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A picture named daveTiny.jpgDave Winer, 56, is a visiting scholar at NYU's Arthur L. Carter Journalism Institute and editor of the Scripting News weblog. He pioneered the development of weblogs, syndication (RSS), podcasting, outlining, and web content management software; former contributing editor at Wired Magazine, research fellow at Harvard Law School, entrepreneur, and investor in web media companies. A native New Yorker, he received a Master's in Computer Science from the University of Wisconsin, a Bachelor's in Mathematics from Tulane University and currently lives in New York City.

"The protoblogger." - NY Times.

"The father of modern-day content distribution." - PC World.

"Dave was in a hurry. He had big ideas." -- Harvard.

"Dave Winer is one of the most important figures in the evolution of online media." -- Nieman Journalism Lab.

10 inventors of Internet technologies you may not have heard of. -- Royal Pingdom.

One of BusinessWeek's 25 Most Influential People on the Web.

"Helped popularize blogging, podcasting and RSS." - Time.

"The father of blogging and RSS." - BBC.

"RSS was born in 1997 out of the confluence of Dave Winer's 'Really Simple Syndication' technology, used to push out blog updates, and Netscape's 'Rich Site Summary', which allowed users to create custom Netscape home pages with regularly updated data flows." - Tim O'Reilly.

8/2/11: Who I Am.

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scriptingnews1mail at gmail dot com.




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September 2011

Aug   Oct


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FYI: You're soaking in it. :-)

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Dave Winer's weblog, started in April 1997, bootstrapped the blogging revolution.

Can Larry reboot Google? Permalink.

Interesting story on Larry Page and Google. He of course is one of two founders, and the CEO of Google.

He says Google is its own biggest problem.

As an observer of BigCo's in the tech business for over 30 years (oy) I think I know at what point in the cycle he is in.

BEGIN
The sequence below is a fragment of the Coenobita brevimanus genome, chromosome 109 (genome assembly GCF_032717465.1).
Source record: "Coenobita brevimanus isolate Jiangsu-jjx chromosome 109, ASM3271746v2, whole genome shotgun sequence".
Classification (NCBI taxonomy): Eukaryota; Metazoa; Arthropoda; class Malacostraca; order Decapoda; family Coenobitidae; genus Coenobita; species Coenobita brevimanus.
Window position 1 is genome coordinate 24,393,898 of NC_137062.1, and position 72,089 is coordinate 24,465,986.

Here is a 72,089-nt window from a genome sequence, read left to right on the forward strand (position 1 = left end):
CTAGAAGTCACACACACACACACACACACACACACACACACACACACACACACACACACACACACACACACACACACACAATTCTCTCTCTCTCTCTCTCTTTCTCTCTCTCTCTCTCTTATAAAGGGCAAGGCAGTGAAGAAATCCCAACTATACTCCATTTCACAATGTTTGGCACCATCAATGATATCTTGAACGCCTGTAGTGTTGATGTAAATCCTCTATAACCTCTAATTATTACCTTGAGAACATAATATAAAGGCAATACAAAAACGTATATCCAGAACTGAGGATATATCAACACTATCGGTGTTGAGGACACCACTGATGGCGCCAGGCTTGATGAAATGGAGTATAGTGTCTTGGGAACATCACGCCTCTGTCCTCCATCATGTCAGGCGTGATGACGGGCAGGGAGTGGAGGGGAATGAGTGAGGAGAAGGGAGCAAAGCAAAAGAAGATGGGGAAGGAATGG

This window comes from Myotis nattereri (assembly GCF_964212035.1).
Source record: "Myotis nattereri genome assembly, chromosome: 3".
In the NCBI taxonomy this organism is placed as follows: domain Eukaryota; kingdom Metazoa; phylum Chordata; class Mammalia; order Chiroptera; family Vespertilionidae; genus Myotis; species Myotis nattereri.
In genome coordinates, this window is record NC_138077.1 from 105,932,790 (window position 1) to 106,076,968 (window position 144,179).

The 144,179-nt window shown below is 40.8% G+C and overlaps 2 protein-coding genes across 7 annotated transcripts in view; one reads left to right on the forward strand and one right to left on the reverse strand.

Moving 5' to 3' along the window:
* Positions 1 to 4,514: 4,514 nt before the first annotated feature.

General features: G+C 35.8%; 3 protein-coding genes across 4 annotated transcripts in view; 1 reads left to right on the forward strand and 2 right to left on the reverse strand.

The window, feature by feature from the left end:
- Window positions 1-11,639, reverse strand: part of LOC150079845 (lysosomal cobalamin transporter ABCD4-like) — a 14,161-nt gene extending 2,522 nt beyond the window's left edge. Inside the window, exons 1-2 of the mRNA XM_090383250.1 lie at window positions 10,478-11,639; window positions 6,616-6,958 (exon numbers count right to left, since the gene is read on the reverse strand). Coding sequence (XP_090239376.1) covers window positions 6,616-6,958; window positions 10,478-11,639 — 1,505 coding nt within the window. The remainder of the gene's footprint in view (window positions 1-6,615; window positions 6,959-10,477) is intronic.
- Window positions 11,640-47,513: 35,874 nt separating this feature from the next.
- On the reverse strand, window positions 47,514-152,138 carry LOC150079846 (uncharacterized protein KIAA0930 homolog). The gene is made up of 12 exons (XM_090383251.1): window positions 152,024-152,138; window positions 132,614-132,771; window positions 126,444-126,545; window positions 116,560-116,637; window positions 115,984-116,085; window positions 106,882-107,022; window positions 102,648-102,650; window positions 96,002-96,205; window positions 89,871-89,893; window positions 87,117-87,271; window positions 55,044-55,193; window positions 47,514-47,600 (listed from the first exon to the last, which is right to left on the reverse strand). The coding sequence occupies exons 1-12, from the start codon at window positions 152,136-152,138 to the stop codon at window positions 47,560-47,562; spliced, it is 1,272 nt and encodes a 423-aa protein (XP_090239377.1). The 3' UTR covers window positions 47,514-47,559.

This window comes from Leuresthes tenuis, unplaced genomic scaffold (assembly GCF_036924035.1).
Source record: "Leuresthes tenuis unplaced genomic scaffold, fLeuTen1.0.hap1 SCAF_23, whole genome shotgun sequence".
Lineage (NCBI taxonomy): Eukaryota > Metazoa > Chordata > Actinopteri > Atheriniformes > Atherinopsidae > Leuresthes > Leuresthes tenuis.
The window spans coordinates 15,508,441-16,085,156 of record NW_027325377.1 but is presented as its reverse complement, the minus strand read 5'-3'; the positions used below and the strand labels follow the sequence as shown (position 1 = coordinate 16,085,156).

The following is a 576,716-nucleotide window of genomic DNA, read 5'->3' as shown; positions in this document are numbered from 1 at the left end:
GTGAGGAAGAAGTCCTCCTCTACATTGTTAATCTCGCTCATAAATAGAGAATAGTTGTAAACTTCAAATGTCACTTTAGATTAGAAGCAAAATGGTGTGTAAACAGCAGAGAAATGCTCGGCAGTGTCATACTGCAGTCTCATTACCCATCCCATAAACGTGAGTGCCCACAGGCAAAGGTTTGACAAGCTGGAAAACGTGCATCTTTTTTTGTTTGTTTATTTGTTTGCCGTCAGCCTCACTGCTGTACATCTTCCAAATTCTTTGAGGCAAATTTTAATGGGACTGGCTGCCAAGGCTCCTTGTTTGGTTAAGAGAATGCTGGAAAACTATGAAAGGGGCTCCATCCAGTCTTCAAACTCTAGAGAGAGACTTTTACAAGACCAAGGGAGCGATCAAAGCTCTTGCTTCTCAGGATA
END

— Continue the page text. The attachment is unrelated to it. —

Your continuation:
Here's the story, from an outsider's point of view.

When Google started it was great. They had a winning product, search, and it was connecting with users bigtime. Then they added mail, maps, bought YouTube and discovered ads.

The company grew and hired from the general talent pool of Silicon Valley. That means it was able to operate at huge scale, but the tradeoff was that great new ideas didn't make it there anymore.

Great ideas don't sound like great ideas before they happen. They sound unlikely. Egotistic. People find ways of dismissing them even if like Page you have a track record of recognizing, developing and promoting great ideas. The people at Google would recognize a fine new search engine or Twitter clone. Or a new YouTube, Dropbox, eBay or Skype. These are, today, proven ideas. And that's what Google invests in.

Larry Page is brilliant. And great ideas are addictive. And great ideas aren't just light bulbs. The transcontinental railroad was a great idea because of its scope and its ability to transform human civilization. To make something like that happen you have to do a lot more than "have" an idea. You have to develop it, make it work, and then convince everyone else to use it. Often without having the thing itself to help you sell it. (In other words to sell the idea of the transcontinental railroad you had to wave your arms a lot. Steve Jobs doesn't have to sell anything until he can put one in your hands.)

The people who sold JFK on going to the moon were some of the most accomplished tech leaders ever. I think Page probably could have been one of those people.

Anyway, he loves great ideas. Has done some and wants to keep going. But he has this huge ball and chain around his neck called Google. It's so large you or I couldn't comprehend it. He has had time to get used to it, but I bet it's incomprehensible to him too. You can't grok the totality of something as big as Google, no matter how great your mind is.

Bill Gates got to this point with Microsoft, tried to re-whip the intelligence of his early days, failed, and went on to be a philanthropist.

Steve Jobs was fired before Apple could get to this point. He spent years in the wilderness, came back and somehow got Apple to turn the corner. Probably because he had no reason not to fire the losers who accumulate in BigCo's. There was a huge purge at Apple in 1997 and 1998.

Larry Page and Mark Zuckerberg are there now. Neither of them has made it over the hump. Will they be Steve or will they be Bill? Or something else.

I would love to see a video of Page's talk. I hope that makes its way to YouTube. :-)

BTW, feature request. If I search for "google coffee mug" one of the first hits should be a blog-ready image of a google coffee mug.

© Copyright 1997-2011 Dave Winer. Last build: 12/12/2011; 1:26:29 PM. "It's even worse than it appears."

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